Becky Bloomwood has returned from her globe-trotting honeymoon laden down with silk dressing gowns, silvery trinkets and debt. Appalled by his new wife's extravagance, Luke puts his foot down. But Becky isn't deterred. Her big worry is Much More Major: Who will replace her former best friend Suze as a shopping partner? When a long-lost sister appears on the scene, Becky has high hopes. But apparently there was a mix-up at birth or a genetic inversion: Becky's newfound sibling hasn't yet discovered the joy of perpetual shopping!
England is a land of plentiful shopping opportunities and colorful regional accents, and actress Kellgren nails the latter in her charming rendition of Kinsella's newest Shopaholic novel. Just home from her honeymoon, Becky Bloomwood, now the wealthy wife of Luke Brandon, learns she has a long-lost half-sister. The news delights Becky, who fantasizes about late-night sisterly chats and shared cappuccinos. But Jess turns out to be not at all what Becky expected. In a dour Cumbrian accent that contrasts deliciously with Becky's posh inflections, Jess berates Becky for her irresponsibility and belittles her addiction to shopping. Their verbal battles leave little hope for reconciliation, until serious marital troubles brought on by Becky's shopping habit find her turning to Jess for guidance. Things get worse before they get better, and Kellgren's vivacious reading never fails to plumb the depths of Becky's despair. How will Luke forgive her for setting him up with a criminal client all in the name of a coveted Angel bag? Will Jess ever speak to Becky again after she expounds on her sister's faults in front of Jess's entire small village? Ultimately, the hilarious mayhem winds down to an inevitable happy ending, avoiding deep thought in favor of pure fun. Simultaneous release with the Dial hardcover (Forecasts, Aug. 30). (Sept.) Copyright 2004 Reed Business Information.
Becky Brandon, ne Bloomwood (Confessions of a Shopaholic), is at it again. When we meet her and Luke this time, they are just returning from a whirlwind, round-the-world honeymoon. Becky is dismayed to find that her best friend, Suze, is now close to Lulu, the posh domestic goddess; but to her delight, she discovers that she has a long-lost sister named Jessica. Could these two really be related? Becky wants to paint nails and shop, while Jess wants to do her accounts and collect rocks. There are some bumps on the road to togetherness and funny subplots mainly involving a well-meaning Becky trying to do what she thinks is best for everyone. Newcomers and fans alike will enjoy the fourth entry in Kinsella's popular series. For popular fiction collections. [See Prepub Alert, LJ 6/1/04.] Anastasia Diamond, Cleveland P.L. Copyright 2004 Reed Business Information.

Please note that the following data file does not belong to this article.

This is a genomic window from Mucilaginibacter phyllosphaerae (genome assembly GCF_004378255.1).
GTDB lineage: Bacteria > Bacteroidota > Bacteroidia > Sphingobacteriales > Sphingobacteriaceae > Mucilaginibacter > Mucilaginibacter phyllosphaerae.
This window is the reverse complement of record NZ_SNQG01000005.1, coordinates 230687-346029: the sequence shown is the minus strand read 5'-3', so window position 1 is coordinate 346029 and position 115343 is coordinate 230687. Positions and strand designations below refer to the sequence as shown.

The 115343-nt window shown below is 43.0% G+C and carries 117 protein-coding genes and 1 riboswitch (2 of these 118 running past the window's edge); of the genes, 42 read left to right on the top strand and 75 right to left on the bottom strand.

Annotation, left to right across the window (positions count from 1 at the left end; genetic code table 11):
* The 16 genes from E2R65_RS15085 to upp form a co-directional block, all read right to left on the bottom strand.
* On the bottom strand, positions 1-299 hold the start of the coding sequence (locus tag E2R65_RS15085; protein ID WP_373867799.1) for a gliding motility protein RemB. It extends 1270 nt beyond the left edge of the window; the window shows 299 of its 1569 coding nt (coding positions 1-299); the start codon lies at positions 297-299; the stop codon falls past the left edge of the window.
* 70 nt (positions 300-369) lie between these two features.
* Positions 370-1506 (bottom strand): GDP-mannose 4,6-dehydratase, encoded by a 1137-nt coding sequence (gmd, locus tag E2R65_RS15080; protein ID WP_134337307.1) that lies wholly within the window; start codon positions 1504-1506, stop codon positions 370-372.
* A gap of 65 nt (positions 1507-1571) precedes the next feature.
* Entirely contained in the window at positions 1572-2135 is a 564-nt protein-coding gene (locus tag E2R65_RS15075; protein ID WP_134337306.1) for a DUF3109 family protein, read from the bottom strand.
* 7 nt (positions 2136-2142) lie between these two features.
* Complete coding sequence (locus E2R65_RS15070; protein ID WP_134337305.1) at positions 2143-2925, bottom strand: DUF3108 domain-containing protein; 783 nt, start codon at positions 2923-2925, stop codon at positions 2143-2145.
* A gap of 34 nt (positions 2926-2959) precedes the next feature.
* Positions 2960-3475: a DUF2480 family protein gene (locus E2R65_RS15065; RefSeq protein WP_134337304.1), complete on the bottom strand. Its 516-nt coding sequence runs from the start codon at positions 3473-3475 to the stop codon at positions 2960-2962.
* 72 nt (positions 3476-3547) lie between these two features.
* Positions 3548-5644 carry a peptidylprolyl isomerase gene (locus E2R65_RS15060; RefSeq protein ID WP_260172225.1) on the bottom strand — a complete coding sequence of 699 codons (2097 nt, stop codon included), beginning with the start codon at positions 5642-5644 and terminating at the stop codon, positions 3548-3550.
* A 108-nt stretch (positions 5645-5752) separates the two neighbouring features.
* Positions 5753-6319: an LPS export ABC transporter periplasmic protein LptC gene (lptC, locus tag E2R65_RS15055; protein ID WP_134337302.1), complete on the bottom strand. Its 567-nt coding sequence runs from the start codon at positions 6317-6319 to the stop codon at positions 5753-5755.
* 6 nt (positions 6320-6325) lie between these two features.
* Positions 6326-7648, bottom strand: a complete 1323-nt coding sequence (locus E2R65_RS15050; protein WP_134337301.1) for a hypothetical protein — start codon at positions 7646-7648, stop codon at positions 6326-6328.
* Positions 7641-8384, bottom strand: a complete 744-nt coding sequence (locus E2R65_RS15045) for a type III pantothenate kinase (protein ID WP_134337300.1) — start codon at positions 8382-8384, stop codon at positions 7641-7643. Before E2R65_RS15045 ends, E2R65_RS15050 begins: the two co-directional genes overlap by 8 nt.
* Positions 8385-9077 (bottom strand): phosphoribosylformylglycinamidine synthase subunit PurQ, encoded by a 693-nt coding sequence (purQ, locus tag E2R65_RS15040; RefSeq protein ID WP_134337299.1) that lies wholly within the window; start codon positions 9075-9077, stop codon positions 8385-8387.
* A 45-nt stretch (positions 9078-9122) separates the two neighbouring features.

News flash: the Shopaholic's sister hates shopping!Back from an around-the-world honeymoon with perfect husband Luke, Rebecca Bloomwood Brandon (Bex to her friends but not to her creditors) suddenly finds she has a half-sister named Jessica-and she never even knew! Neither did Dad nor Mum! Apparently, it happened simply eons ago in the past, when there were no credit cards or DNA-whatever that is-and when banks didn't charge interest for overdrafts and dinosaurs ruled the earth. Gosh! Rebecca can't imagine her dull dad in an ugly, 1970s-style suit actually trying to flirt, let alone conceiving a child, with a British railway stewardess, but evidently he did. Fiercely intelligent, self-sufficient Jessica doesn't care about important things like designer brands, just activist politics. Can they really be sisters? For some trivial reason, Luke gets mad at Bex and stomps out of the plot long enough for the sisters to figure out what they don't like about each other. Fearing abandonment, Bex tries to make peace with Jessica and volunteers for a protest against a big-meanie corporation that has been terribly naughty about the environment and things. Oh, no! The big-meanie corporation has something to do with Luke's business, whatever that is. What will happen next? Caught in a raging storm out in the environment they're trying to save, the sisters paint each other's toenails with pink sparkly polish to keep their spirits up. Will the scary thunder and lightning ever stop? Will Luke forgive Bex? Meanwhile, conspicuously lacking here are the wit and intelligence of the first titles in the Shopaholic series, with an increasingly infantile heroine, cutesy prose, heaps of exclamation points, and acontrived plot. Such is the power of a brand name: bestselling Kinsella dumbs down to moron level and still gets to laugh all the way to the bank.
Praise for Sophie Kinsella
“Kinsella’s heroine is blessed with the resilience of ten women, and her damage-limitation brain waves are always good for a giggle.”—Glamour (U.K.)
“Kinsella has a genuine gift for comic writing.”—The Boston Globe
“Kinsella’s Bloomwood is plucky and funny. . . . You won’t have to shop around to find a more winning protagonist.”—People
“Faster than a swiping Visa, more powerful than a two-for-one coupon, able to buy complete wardrobes in a single sprint through the mall—it’s Shopaholic!”—The Washington Post